QR Code Technology

QR Code (abbreviated from Quick Response Code) is the trademark for a type of matrix barcode (or two-dimensional code) first designed for the automotive industry. More recently, the system has become popular outside the industry due to its fast readability and large storage capacity compared to standard UPC barcodes. The code consists of black modules (square dots) arranged in a square pattern on a white background. The information encoded can be made up of four standardized kinds ("modes") of data (numeric, alphanumeric, byte/binary, Kanji), or through supported extensions, virtually any kind of data.

Invented by the Toyota subsidiary Denso Wave in 1994 to track vehicles during the manufacturing process, the QR Code is one of the most popular types of two-dimensional barcodes. It was designed to allow its contents to be decoded at high speed.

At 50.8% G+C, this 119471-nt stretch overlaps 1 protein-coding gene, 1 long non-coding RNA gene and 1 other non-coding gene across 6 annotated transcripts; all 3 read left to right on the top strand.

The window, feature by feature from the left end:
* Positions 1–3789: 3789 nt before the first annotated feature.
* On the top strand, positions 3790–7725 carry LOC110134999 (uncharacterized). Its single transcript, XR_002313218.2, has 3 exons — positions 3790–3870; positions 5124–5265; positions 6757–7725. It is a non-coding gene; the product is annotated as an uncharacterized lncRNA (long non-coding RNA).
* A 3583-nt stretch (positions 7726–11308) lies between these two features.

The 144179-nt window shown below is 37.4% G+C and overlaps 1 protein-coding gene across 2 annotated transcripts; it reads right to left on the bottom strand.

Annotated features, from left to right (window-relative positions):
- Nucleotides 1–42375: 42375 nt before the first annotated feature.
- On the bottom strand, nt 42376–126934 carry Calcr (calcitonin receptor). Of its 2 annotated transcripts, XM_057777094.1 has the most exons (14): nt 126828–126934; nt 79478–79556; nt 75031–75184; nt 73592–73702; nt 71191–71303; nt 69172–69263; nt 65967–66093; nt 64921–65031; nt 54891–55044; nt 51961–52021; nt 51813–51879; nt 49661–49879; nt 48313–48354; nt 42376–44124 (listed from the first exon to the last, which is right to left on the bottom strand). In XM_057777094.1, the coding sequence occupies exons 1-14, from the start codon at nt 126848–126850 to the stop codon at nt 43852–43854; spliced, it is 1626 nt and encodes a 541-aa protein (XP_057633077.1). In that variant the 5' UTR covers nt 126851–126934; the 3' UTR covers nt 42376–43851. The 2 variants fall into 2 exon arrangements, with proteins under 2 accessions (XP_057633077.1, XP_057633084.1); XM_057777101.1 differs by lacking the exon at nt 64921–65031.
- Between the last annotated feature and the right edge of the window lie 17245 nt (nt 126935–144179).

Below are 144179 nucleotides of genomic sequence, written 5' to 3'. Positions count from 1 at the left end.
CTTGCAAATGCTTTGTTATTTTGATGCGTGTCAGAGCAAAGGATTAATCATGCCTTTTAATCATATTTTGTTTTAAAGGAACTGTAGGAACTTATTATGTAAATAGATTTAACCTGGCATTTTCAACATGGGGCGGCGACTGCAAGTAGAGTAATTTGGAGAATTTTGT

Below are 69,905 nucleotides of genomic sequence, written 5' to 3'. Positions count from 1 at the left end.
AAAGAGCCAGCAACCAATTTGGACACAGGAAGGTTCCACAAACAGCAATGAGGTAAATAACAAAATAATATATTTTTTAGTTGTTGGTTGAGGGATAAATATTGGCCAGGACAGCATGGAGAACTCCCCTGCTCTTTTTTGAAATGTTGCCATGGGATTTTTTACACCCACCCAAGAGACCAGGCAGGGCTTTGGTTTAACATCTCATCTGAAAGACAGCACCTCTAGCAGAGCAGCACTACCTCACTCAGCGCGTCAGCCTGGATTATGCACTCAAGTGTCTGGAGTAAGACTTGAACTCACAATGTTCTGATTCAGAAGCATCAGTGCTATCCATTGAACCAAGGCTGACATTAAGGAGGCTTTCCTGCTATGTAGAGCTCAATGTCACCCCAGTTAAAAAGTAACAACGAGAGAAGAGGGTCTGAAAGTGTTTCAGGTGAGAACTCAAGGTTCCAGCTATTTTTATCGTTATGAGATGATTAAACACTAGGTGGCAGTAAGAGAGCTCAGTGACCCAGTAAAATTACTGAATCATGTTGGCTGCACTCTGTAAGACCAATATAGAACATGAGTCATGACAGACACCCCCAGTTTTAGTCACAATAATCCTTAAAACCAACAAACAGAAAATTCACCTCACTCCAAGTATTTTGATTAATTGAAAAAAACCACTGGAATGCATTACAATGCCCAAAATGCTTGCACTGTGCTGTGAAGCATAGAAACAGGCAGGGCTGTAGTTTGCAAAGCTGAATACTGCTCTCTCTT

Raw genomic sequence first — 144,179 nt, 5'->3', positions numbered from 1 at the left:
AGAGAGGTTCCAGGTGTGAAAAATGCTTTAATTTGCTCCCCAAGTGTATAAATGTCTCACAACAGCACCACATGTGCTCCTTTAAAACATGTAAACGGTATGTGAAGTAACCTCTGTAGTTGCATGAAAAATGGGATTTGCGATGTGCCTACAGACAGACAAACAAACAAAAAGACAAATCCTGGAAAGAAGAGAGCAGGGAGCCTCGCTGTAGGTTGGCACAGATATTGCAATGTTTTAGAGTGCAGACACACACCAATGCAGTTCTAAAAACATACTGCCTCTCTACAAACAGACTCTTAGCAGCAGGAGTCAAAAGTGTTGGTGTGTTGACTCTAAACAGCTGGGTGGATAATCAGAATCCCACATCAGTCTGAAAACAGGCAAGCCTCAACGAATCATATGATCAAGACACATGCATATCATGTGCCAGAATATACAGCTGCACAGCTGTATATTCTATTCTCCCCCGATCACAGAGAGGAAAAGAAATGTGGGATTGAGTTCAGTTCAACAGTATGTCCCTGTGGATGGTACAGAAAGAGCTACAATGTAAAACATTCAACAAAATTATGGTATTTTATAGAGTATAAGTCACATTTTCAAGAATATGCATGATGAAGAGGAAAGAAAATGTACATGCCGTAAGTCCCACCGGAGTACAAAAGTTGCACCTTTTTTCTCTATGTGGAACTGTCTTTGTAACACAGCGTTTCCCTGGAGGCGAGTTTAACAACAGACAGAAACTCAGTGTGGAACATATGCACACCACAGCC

Unlike the old bar code that was designed to be mechanically scanned by a narrow beam of light, the QR code is detected as a 2-dimensional digital image by a semiconductor image sensor and is then digitally analyzed by a programmed processor. The processor locates the three distinctive squares at the corners of the image, and normalizes image size, orientation, and angle of viewing. The small dots are then converted to binary numbers and validity checked with an error-correcting code.